|8||Plastic grocery bags||402 122||Polyethylene (PE)|
|9||Metal bottle caps||381 669||–|
|10||Plastic lids||351 585||Polyethylene (PE), polypropylene (PP)|
However, the results obtained from coastal cleanups do not provide a full picture about the composition of marine litter. Cleanups are often conducted in densely populated areas and mainly on the beaches, which are easily accessible and do not require any special equipment. The litter composition varies between location reflecting the human activities, such as shipping, fishing and tourism, on the coast. For example on European seafloors fishing related litter is observed being most common in some areas. Additionally, cleanups usually concentrate on macro-sized litter and fail to detect microplastics due to their small size.
degradation of plastic is slow
Even though plastics are very durable, they will eventually undergo degradation and experience partial or complete breakdown of the polymer. The factors that influence the weathering and degradation of plastic polymer structure include the chemical environment, heat, UV radiation and high-energy radiation. The weathering process is also depended on the polymer and additive types which have different responses to above-mentioned factors, and this results in very specific weathering patterns in different plastics.
The major degrading processes of plastics in marine environment are solar UV-induced photodegradation reactions and thermal reactions including thermo-oxidation. The photo-oxidative reactions initiated by UV-radiation lead in incorporation of oxygen-containing functionalities into the polymer molecules. In addition it induces scission of polymer molecules, which alters the polymer properties such as weakens the mechanical strength. Even though especially UV-B radiation (290–315 nm) is particularly efficient in facilitating photodegradation due to its short wavelength and high energy content, larger fraction of the solar spectrum consists of longer wavelengths. Therefore, most light-induced damage is induced by visible light (380–700 nm) and nearby regions in the spectrum, such as UV-A radiation (315–380 nm).
Light-induced degradation rates increase with rising temperature; therefore, photodegradation can be aided by slowly occurring thermo-oxidation in suitable conditions. Temperature affects the weathering behaviour of different coloured plastics as well: dark coloured plastics absorb more of the energy from the sunlight than lighter coloured particles and hence tend to weather faster.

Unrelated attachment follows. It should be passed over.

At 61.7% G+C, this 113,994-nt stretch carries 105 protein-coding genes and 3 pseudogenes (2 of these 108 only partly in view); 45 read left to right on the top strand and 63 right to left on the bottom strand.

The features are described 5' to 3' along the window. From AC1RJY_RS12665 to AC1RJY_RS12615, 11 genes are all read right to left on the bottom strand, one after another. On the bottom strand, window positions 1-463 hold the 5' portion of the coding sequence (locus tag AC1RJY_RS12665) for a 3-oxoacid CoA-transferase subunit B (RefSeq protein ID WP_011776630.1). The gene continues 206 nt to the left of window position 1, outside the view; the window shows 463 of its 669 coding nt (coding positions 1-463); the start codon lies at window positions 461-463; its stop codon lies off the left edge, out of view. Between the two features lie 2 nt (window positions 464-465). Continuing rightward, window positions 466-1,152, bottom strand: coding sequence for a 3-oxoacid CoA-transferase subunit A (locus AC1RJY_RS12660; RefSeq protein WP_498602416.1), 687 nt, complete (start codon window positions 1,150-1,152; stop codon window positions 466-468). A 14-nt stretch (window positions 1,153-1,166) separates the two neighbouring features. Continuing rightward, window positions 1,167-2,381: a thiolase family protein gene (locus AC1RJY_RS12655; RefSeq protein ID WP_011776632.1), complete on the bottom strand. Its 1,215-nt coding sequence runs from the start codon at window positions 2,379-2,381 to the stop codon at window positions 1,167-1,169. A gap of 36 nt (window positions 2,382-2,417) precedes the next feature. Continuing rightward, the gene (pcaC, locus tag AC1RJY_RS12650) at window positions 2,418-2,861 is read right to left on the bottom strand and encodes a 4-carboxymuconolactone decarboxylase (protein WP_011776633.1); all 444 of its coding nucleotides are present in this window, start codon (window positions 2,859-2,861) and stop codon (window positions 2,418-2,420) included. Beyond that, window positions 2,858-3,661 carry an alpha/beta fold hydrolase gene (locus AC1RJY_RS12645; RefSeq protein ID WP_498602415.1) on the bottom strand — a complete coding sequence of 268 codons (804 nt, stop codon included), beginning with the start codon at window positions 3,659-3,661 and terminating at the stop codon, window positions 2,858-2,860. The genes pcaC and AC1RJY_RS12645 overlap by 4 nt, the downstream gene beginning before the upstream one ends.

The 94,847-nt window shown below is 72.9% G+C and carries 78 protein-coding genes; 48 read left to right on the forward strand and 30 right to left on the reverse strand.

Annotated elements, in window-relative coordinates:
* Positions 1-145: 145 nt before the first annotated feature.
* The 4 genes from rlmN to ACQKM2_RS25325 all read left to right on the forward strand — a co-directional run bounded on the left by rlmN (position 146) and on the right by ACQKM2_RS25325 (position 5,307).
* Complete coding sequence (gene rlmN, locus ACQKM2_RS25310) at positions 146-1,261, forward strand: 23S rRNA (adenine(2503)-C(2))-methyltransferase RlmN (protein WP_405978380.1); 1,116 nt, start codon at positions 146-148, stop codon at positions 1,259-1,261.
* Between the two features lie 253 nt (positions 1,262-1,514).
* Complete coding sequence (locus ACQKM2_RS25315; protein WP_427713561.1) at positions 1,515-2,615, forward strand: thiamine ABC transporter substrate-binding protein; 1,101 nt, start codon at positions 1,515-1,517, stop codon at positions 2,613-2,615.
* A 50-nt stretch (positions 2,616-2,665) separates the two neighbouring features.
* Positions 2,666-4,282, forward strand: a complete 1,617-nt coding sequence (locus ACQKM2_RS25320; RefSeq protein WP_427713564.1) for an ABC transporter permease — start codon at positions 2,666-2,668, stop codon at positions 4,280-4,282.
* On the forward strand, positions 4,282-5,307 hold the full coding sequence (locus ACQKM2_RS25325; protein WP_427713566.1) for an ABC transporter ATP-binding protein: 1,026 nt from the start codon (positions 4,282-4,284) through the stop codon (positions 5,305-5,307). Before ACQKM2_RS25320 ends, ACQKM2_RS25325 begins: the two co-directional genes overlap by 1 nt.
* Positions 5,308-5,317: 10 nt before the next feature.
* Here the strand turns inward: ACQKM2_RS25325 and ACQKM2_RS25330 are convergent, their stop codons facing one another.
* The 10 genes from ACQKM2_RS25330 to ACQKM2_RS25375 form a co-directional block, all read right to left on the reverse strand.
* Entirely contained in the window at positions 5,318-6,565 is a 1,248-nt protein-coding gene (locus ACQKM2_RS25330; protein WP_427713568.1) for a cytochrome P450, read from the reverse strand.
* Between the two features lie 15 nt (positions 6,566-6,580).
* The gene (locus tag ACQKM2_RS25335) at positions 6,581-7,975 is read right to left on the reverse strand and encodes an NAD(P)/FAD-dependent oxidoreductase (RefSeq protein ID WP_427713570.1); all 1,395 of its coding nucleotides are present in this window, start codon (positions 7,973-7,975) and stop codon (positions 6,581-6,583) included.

The weathering under marine conditions differ greatly in comparison to conditions on land because of differences in key environmental parameters such as temperature and exposure to sunlight. In general, weathering occurs significantly slower in marine environment due to lower temperature and attenuation of solar radiation with increasing depth. Once plastic sinks beyond the photic zone, the degradation is affected by neither light- or temperature-induced processes. If plastic is floating, only light-induced oxidative degradation is effective. On beaches photodegradation can be aided by slowly occurring thermo-oxidation and with physical processes such as saltation and traction.
Also biological factors can contribute to the weathering behaviour of floating and beached plastics. Plastic debris can be colonized by various micro-organisms, which are said to generate a biofilm around the item. This microbial biofilm can further stimulate the attachment of small invertebrates. The biofilm and fouling organisms on the plastic surface are suggested to reduce degradation since they absorb the solar radiation and prevent the light from reaching the plastic.
When plastic starts to weather due to UV and thermal exposure, alterations in the structure of the material occurs: the molecular weight decreases, mechanical properties such as tensile strength changes and the surface becomes discolorised and can experience micro-cracking or chalking. Chalking is a process where plastic is turning whitish as the fillers are released from the plastic matrix. When cracking, small fissures are observed to first appear on the edges and then spread towards the centre. Weathering has been studied for example with virgin plastic pellets, which are observed to turn yellowish with prolonged environmental exposure. Also an increase in opacity and brittleness were detected.
Micro-cracking and embrittlement of the plastic surface enables the fragmentation of secondary microplastics from larger plastic items. Some additives used in plastic production may also contribute to the generating of microplastics: sometimes polyethylene (PE) is manufactured with a metal-based additive that results in faster fragmentation of plastic. It must be noted, however, that this degradation does not mean that the plastic slowly disappears – it just fragments into smaller pieces, which can be as persistent in the environment as the larger plastic items.
Further degradation is performed by microbes and termed biodegradation, which results in the breakdown of the material to naturally occurring compounds such as carbon dioxide and water. The properties of plastics affect their degradation: for example plastics with high molecular weight, high melting temperature and high degree of crystallinity are harder to biodegrade. However, biodegradation is the only mechanism that truly removes plastic polymers from the environment and while micro-organisms capable to degrade plastics exist in the oceans, the rate of these processes is far too slow to remove plastic from the environment. Therefore, a significant biodegradation of plastic is presumably not happening in the oceans.